Tuesday, June 12, 2012

There's a Reason We Don't Give People Numbers: Part 2

Note: this was inspired by a friend's post on names. This is part of a two-part series about how I struggle with gender and my own name.  The first part is here.

Names are important. They can indicate our kinship ties and pieces of our identity. They can change how people perceive us, sometimes even before they meet us. In turn, as we wear our names, people color the meaning of the syllables that make up our name with the things they know about us. So, what do you do when the name people expect you to take isn't yours?

Historically, in many cultures, marriages took place to establish paternity, which was useful (a) to avoid incestuous procreation and genetic abnormalities and (b) to establish who financially took care of whom and to whom property would pass after a death and so on.  Often, this came with a side order of restricted rights for a woman as she passed from her father's care to her husband's care.  This doesn't thrill me: I don't believe that I require a husband (or a father) to provide for me.

The social expectation that a woman changes her last name when she marries a man seems annoys me.  Not only does it assume a heterosexual marriage, it seems (to me) to symbolize this sort of less-than-modern passing-the-woman nonsense, as she trades her father's surname for her new husband's.

This doesn't work for me.  I won't turn into a whole new person when I marry K.  I've had my name my whole life, and I have made it my name.  Certainly, it's a name that I share with my family: this doesn't bother me, as the family who bears the same name as I do has supported me throughout my life.  So, why should I abandon my name-- the name of my family-- because I'm starting a new family with K?  Our children will have his last name, and I believe that that will adequately signal my kinship ties to anyone who needs to know.  I don't need to give up my last name to commit to him.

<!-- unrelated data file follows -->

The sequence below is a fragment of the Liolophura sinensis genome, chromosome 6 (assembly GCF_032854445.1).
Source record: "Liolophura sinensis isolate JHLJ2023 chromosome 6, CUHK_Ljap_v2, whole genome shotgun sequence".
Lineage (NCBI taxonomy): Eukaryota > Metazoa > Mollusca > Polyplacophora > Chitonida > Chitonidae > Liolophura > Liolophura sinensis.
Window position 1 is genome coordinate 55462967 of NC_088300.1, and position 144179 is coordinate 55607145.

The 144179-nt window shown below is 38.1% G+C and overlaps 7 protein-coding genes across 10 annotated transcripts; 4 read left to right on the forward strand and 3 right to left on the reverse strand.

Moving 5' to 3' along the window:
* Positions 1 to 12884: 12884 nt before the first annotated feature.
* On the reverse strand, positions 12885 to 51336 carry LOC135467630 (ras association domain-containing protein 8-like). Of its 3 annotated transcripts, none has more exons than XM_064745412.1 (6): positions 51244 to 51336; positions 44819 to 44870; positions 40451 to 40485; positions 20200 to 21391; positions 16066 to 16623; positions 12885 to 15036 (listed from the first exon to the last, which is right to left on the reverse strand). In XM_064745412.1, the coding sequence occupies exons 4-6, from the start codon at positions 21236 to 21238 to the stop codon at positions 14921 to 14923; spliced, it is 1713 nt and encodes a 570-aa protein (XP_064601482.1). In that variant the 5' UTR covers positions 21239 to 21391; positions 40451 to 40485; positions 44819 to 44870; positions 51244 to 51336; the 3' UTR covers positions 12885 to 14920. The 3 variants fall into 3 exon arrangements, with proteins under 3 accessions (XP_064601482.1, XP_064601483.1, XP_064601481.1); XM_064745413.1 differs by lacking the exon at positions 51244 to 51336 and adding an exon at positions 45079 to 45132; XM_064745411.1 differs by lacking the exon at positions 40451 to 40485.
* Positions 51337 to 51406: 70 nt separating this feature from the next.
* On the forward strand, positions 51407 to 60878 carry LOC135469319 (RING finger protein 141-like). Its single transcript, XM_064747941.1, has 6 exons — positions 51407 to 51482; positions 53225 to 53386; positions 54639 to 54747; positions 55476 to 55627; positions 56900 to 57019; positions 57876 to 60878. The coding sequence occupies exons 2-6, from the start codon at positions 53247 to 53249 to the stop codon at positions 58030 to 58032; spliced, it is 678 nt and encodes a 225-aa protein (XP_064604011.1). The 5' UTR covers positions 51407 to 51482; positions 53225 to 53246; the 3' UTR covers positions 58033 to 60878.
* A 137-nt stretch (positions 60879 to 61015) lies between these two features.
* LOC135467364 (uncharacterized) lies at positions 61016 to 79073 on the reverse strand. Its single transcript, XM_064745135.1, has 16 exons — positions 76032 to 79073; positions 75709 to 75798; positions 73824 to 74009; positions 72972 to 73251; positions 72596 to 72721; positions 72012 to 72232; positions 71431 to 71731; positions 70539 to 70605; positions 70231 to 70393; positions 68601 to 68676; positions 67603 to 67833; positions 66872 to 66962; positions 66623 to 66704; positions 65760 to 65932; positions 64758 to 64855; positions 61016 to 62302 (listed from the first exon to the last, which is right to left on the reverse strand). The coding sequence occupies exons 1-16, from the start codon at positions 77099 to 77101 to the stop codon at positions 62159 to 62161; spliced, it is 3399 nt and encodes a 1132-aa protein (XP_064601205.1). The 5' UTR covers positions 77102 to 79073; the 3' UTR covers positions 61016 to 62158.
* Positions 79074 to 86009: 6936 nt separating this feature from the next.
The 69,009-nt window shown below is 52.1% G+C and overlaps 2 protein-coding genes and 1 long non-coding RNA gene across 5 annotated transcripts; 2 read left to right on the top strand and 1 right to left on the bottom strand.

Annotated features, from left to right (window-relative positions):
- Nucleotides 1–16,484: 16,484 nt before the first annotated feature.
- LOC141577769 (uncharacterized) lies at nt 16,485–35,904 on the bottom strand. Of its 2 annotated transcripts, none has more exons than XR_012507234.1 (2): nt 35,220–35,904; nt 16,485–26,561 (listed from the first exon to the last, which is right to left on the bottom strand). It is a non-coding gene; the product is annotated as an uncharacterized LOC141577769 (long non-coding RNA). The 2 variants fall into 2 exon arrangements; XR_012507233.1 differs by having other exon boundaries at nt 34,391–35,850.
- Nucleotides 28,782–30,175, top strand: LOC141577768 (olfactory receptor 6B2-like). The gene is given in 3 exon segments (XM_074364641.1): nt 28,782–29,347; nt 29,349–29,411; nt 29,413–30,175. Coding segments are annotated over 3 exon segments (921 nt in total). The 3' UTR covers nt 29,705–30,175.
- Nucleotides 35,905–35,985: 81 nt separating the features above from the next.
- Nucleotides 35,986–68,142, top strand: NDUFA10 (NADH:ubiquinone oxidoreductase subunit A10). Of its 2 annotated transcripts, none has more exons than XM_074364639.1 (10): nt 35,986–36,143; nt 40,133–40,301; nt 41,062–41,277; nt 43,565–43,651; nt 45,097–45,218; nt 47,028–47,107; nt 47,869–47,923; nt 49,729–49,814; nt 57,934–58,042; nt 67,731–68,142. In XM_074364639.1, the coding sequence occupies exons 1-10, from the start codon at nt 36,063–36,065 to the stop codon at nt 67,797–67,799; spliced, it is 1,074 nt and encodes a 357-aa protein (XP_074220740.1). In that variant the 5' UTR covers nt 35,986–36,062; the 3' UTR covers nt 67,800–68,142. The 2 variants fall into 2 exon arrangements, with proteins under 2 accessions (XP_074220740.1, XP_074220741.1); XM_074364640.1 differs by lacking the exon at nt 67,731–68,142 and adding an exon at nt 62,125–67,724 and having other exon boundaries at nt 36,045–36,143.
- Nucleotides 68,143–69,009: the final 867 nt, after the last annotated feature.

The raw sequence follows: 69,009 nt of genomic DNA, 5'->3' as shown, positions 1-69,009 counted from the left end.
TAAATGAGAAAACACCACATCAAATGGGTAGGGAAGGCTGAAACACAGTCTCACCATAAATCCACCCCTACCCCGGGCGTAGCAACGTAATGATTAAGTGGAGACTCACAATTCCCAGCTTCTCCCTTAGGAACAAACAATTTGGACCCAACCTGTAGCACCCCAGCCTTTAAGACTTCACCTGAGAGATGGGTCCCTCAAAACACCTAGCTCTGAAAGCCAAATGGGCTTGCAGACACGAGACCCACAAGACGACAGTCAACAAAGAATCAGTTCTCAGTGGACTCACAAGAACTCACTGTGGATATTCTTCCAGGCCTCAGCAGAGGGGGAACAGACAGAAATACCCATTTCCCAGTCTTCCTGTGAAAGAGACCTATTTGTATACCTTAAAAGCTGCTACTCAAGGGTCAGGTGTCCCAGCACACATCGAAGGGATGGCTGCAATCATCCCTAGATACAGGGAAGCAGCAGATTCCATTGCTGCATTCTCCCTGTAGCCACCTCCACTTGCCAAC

Also, I love my last name.  When I went from my given name to "JP", I began writing my last name -- just my last name-- on all those things you're supposed to label with your name in case they get lost or stolen: textbooks, graphing calculators, notebooks, and so on.  I have a professional identity that I'm just starting to build using my last name, too. It's on four diplomas: one each from high school and community college and two from my university. It headlines my resume. 

I love my last name, and I don't want to change it.

I know that people will probably end up calling me Mrs. Hislastname.  That doesn't bother me-- after all, it will be kind of true.  K and I are getting married. People address letters to Mr. and Mrs. Hisfirstname Hislastname, after all,* and people do not expect me to change my first name.

I don't really mind what other people call me, as long as it indicates they respect me.**  We use people's names to identify each other, and what other people call me in the context of our relationship should simply select which of a number of respected people the speaker wishes to address.  In terms of my identity, the names that matter most are the ones I call myself.

*I could go on about how this is annoyingly gendered, too, but the people who do this are either (1) people who love you enough to send you mail or (2) working for a company sending junk mail.  The former already love you, and also yay mail, so I'm not inclined to fuss, and the latter everyone ignores anyway.  Etiquette guides are beginning to establish guidelines for addressing formal letters and invitations to non-traditional families, but this is a process, and since there is good-natured effort going on here, I'm not going to quibble.